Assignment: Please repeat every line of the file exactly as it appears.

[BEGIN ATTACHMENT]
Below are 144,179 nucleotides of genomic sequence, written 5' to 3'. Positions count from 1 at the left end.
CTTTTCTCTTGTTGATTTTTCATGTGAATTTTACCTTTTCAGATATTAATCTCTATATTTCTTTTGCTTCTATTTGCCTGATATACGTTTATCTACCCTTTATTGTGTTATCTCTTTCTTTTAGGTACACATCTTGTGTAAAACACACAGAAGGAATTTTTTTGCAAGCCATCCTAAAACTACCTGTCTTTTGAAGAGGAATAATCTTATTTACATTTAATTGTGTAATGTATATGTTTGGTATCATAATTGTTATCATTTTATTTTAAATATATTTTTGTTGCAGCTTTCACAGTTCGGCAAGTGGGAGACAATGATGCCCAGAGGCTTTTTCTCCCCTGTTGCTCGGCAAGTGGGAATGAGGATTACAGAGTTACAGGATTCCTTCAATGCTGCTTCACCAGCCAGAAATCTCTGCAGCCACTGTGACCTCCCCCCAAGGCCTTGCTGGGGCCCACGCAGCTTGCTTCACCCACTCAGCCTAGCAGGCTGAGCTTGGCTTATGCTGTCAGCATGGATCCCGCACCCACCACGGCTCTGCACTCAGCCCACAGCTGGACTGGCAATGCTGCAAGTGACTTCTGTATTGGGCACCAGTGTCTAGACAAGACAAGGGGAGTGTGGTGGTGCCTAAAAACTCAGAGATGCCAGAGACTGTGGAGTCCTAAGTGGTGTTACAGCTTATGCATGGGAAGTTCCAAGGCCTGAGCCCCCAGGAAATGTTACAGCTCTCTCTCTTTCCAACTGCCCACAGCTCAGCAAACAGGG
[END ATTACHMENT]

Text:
Below are 144,179 nucleotides of genomic sequence, written 5' to 3'. Positions count from 1 at the left end.
CTTTTCTCTTGTTGATTTTTCATGTGAATTTTACCTTTTCAGATATTAATCTCTATATTTCTTTTGCTTCTATTTGCCTGATATACGTTTATCTACCCTTTATTGTGTTATCTCTTTCTTTTAGGTACACATCTTGTGTAAAACACACAGAAGGAATTTTTTTGCAAGCCATCCTAAAACTACCTGTCTTTTGAAGAGGAATAATCTTATTTACATTTAATTGTGTAATGTATATGTTTGGTATCATAATTGTTATCATTTTATTTTAAATATATTTTTGTTGCAGCTTTCACAGTTCGGCAAGTGGGAGACAATGATGCCCAGAGGCTTTTTCTCCCCTGTTGCTCGGCAAGTGGGAATGAGGATTACAGAGTTACAGGATTCCTTCAATGCTGCTTCACCAGCCAGAAATCTCTGCAGCCACTGTGACCTCCCCCCAAGGCCTTGCTGGGGCCCACGCAGCTTGCTTCACCCACTCAGCCTAGCAGGCTGAGCTTGGCTTATGCTGTCAGCATGGATCCCGCACCCACCACGGCTCTGCACTCAGCCCACAGCTGGACTGGCAATGCTGCAAGTGACTTCTGTATTGGGCACCAGTGTCTAGACAAGACAAGGGGAGTGTGGTGGTGCCTAAAAACTCAGAGATGCCAGAGACTGTGGAGTCCTAAGTGGTGTTACAGCTTATGCATGGGAAGTTCCAAGGCCTGAGCCCCCAGGAAATGTTACAGCTCTCTCTCTTTCCAACTGCCCACAGCTCAGCAAACAGGG